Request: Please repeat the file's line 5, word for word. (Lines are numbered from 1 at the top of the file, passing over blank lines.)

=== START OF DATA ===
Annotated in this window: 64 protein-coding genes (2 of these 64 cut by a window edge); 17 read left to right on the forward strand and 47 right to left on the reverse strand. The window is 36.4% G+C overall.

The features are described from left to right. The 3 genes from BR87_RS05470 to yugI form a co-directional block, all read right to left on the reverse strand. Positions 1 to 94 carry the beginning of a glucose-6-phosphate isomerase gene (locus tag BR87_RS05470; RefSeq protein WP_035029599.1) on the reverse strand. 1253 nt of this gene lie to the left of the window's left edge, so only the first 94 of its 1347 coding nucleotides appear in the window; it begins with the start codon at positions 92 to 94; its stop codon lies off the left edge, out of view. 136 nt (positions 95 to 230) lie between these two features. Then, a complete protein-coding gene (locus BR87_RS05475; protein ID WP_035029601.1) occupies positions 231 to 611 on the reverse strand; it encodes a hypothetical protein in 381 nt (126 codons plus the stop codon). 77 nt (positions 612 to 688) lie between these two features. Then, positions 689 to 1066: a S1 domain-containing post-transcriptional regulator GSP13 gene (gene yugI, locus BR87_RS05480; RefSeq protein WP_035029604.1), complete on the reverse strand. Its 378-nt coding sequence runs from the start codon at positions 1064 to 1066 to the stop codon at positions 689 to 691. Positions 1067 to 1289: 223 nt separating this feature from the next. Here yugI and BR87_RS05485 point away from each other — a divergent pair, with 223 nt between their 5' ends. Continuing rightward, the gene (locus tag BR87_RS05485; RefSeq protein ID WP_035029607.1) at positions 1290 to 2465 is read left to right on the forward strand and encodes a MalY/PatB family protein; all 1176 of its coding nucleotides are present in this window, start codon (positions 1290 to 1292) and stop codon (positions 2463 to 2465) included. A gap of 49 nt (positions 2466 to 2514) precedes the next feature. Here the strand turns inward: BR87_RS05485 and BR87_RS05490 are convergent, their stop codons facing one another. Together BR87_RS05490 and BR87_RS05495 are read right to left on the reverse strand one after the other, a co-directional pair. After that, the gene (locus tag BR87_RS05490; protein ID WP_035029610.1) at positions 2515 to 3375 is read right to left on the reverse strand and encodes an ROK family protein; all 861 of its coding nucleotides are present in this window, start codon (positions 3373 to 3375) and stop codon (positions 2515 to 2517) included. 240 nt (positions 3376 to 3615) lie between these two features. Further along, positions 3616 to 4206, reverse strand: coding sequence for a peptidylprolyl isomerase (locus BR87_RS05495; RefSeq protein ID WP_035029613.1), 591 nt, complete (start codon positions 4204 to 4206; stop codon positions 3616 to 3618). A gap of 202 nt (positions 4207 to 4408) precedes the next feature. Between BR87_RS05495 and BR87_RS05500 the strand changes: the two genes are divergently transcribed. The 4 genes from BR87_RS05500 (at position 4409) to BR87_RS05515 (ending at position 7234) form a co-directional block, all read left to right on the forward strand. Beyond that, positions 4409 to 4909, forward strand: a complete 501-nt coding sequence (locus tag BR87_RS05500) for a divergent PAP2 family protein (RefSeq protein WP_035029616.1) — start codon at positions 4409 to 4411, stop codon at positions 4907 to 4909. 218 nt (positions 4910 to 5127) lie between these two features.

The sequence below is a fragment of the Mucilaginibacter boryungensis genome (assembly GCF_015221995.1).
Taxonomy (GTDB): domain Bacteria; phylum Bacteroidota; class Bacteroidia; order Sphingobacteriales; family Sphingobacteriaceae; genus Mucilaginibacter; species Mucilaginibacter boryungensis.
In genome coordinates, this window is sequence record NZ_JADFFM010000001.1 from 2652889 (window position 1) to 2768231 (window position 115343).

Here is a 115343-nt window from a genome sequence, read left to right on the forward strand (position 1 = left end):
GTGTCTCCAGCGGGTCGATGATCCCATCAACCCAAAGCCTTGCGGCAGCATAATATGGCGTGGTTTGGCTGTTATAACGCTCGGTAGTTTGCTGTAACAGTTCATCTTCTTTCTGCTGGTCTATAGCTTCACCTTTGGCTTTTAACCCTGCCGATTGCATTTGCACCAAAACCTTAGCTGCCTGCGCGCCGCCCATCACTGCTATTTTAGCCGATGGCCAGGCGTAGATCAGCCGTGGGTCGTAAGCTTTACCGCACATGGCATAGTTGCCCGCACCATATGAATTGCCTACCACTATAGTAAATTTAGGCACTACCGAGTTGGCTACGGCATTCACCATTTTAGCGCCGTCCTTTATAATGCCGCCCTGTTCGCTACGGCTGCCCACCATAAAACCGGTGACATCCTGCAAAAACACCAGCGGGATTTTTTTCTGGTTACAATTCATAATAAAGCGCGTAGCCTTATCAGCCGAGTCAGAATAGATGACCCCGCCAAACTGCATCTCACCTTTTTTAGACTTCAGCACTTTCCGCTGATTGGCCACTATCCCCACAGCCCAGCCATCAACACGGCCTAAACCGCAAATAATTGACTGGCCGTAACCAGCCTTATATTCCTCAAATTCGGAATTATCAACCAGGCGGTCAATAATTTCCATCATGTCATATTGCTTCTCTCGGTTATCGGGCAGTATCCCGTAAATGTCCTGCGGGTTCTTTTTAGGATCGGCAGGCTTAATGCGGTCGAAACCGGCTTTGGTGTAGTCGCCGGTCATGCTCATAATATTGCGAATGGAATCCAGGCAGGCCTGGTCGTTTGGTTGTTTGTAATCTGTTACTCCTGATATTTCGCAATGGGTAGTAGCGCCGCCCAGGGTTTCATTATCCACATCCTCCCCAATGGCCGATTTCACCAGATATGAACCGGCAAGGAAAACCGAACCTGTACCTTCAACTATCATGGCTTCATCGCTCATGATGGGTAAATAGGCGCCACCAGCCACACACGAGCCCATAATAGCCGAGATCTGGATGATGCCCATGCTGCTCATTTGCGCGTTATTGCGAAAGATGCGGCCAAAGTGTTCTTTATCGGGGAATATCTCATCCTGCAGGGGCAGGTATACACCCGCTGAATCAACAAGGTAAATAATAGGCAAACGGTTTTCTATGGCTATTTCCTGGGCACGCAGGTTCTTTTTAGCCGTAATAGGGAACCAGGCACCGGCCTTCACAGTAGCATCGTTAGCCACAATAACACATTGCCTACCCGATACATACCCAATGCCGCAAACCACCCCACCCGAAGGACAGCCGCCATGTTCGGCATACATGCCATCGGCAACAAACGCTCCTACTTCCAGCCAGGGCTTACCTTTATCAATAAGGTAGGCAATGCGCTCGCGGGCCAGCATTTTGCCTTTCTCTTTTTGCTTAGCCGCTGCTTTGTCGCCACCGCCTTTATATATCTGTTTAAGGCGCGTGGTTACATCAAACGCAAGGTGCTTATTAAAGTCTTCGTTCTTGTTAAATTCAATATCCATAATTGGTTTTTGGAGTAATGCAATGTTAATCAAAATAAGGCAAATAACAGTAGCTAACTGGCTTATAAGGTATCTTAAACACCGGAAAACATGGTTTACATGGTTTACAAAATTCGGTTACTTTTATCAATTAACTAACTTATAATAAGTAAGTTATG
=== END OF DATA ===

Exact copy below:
In genome coordinates, this window is sequence record NZ_JADFFM010000001.1 from 2652889 (window position 1) to 2768231 (window position 115343).